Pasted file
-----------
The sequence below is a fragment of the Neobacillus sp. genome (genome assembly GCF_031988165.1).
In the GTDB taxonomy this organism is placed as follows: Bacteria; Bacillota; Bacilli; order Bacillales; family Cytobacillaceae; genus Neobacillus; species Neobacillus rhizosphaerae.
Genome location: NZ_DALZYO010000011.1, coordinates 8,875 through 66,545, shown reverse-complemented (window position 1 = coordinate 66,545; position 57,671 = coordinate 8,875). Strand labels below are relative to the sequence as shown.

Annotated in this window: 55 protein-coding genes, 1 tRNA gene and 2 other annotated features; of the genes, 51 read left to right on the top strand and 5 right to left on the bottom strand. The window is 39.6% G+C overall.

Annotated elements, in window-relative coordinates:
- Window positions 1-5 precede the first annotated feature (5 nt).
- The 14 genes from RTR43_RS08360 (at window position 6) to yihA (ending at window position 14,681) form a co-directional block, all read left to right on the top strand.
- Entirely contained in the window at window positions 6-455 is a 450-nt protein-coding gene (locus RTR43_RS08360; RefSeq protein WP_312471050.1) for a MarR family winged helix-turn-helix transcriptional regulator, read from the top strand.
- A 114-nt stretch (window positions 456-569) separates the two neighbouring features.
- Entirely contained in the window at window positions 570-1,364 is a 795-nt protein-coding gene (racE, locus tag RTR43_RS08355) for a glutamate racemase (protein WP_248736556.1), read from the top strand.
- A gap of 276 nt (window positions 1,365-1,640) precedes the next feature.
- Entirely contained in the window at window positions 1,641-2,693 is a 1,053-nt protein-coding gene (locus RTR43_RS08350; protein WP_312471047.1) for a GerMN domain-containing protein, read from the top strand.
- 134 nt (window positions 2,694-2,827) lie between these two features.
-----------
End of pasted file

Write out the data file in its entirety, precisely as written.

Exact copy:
The sequence below is a fragment of the Neobacillus sp. genome (genome assembly GCF_031988165.1).
In the GTDB taxonomy this organism is placed as follows: Bacteria; Bacillota; Bacilli; order Bacillales; family Cytobacillaceae; genus Neobacillus; species Neobacillus rhizosphaerae.
Genome location: NZ_DALZYO010000011.1, coordinates 8,875 through 66,545, shown reverse-complemented (window position 1 = coordinate 66,545; position 57,671 = coordinate 8,875). Strand labels below are relative to the sequence as shown.

Annotated in this window: 55 protein-coding genes, 1 tRNA gene and 2 other annotated features; of the genes, 51 read left to right on the top strand and 5 right to left on the bottom strand. The window is 39.6% G+C overall.

Annotated elements, in window-relative coordinates:
- Window positions 1-5 precede the first annotated feature (5 nt).
- The 14 genes from RTR43_RS08360 (at window position 6) to yihA (ending at window position 14,681) form a co-directional block, all read left to right on the top strand.
- Entirely contained in the window at window positions 6-455 is a 450-nt protein-coding gene (locus RTR43_RS08360; RefSeq protein WP_312471050.1) for a MarR family winged helix-turn-helix transcriptional regulator, read from the top strand.
- A 114-nt stretch (window positions 456-569) separates the two neighbouring features.
- Entirely contained in the window at window positions 570-1,364 is a 795-nt protein-coding gene (racE, locus tag RTR43_RS08355) for a glutamate racemase (protein WP_248736556.1), read from the top strand.
- A gap of 276 nt (window positions 1,365-1,640) precedes the next feature.
- Entirely contained in the window at window positions 1,641-2,693 is a 1,053-nt protein-coding gene (locus RTR43_RS08350; protein WP_312471047.1) for a GerMN domain-containing protein, read from the top strand.
- 134 nt (window positions 2,694-2,827) lie between these two features.